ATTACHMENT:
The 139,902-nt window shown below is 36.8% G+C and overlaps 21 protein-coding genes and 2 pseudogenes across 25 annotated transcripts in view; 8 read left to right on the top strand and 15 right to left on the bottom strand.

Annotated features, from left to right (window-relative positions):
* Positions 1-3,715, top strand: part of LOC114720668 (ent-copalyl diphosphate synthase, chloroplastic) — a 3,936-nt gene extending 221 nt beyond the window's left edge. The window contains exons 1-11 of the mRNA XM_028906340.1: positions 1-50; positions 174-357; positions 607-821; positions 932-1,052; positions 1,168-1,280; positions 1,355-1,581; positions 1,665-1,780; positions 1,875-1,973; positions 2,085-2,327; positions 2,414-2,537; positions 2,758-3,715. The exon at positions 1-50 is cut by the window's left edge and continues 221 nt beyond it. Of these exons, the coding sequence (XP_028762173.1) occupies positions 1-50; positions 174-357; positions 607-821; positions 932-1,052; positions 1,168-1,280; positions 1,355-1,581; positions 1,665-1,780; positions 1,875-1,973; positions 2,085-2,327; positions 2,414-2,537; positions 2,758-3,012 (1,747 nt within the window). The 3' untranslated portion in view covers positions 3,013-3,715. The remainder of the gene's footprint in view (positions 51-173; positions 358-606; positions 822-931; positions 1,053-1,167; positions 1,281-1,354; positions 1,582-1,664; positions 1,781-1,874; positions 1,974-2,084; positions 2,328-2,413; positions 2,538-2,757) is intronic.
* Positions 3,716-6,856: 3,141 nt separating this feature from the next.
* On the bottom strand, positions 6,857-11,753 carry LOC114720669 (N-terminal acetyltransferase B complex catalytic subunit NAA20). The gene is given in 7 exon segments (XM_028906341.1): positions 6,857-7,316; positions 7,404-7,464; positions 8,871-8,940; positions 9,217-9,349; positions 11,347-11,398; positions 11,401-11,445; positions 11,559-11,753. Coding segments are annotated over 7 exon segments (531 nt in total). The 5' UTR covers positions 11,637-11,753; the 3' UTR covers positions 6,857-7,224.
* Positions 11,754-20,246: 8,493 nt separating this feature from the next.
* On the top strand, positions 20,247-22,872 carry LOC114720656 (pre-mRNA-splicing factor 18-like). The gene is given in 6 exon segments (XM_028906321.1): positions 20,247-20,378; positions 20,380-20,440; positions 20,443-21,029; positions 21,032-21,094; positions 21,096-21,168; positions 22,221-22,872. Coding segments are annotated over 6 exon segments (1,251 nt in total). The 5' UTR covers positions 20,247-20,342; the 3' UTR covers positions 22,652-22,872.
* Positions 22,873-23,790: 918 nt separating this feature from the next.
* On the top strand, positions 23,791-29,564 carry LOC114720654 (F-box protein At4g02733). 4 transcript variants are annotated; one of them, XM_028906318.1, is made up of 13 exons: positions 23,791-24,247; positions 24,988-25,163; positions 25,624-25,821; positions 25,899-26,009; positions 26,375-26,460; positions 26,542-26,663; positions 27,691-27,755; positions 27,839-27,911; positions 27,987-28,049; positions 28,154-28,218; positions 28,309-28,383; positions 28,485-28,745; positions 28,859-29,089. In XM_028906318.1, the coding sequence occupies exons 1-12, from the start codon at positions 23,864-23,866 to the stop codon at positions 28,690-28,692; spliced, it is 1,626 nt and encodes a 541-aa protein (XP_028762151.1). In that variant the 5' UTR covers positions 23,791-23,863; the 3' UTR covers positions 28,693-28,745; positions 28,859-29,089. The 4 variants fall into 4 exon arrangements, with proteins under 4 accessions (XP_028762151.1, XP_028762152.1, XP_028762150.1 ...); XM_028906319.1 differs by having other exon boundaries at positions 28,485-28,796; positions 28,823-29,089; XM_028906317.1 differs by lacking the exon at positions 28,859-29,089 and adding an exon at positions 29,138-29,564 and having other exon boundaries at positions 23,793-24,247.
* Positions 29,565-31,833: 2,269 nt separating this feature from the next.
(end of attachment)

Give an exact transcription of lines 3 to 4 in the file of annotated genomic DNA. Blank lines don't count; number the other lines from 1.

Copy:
* Positions 1-3,715, top strand: part of LOC114720668 (ent-copalyl diphosphate synthase, chloroplastic) — a 3,936-nt gene extending 221 nt beyond the window's left edge. The window contains exons 1-11 of the mRNA XM_028906340.1: positions 1-50; positions 174-357; positions 607-821; positions 932-1,052; positions 1,168-1,280; positions 1,355-1,581; positions 1,665-1,780; positions 1,875-1,973; positions 2,085-2,327; positions 2,414-2,537; positions 2,758-3,715. The exon at positions 1-50 is cut by the window's left edge and continues 221 nt beyond it. Of these exons, the coding sequence (XP_028762173.1) occupies positions 1-50; positions 174-357; positions 607-821; positions 932-1,052; positions 1,168-1,280; positions 1,355-1,581; positions 1,665-1,780; positions 1,875-1,973; positions 2,085-2,327; positions 2,414-2,537; positions 2,758-3,012 (1,747 nt within the window). The 3' untranslated portion in view covers positions 3,013-3,715. The remainder of the gene's footprint in view (positions 51-173; positions 358-606; positions 822-931; positions 1,053-1,167; positions 1,281-1,354; positions 1,582-1,664; positions 1,781-1,874; positions 1,974-2,084; positions 2,328-2,413; positions 2,538-2,757) is intronic.
* Positions 3,716-6,856: 3,141 nt separating this feature from the next.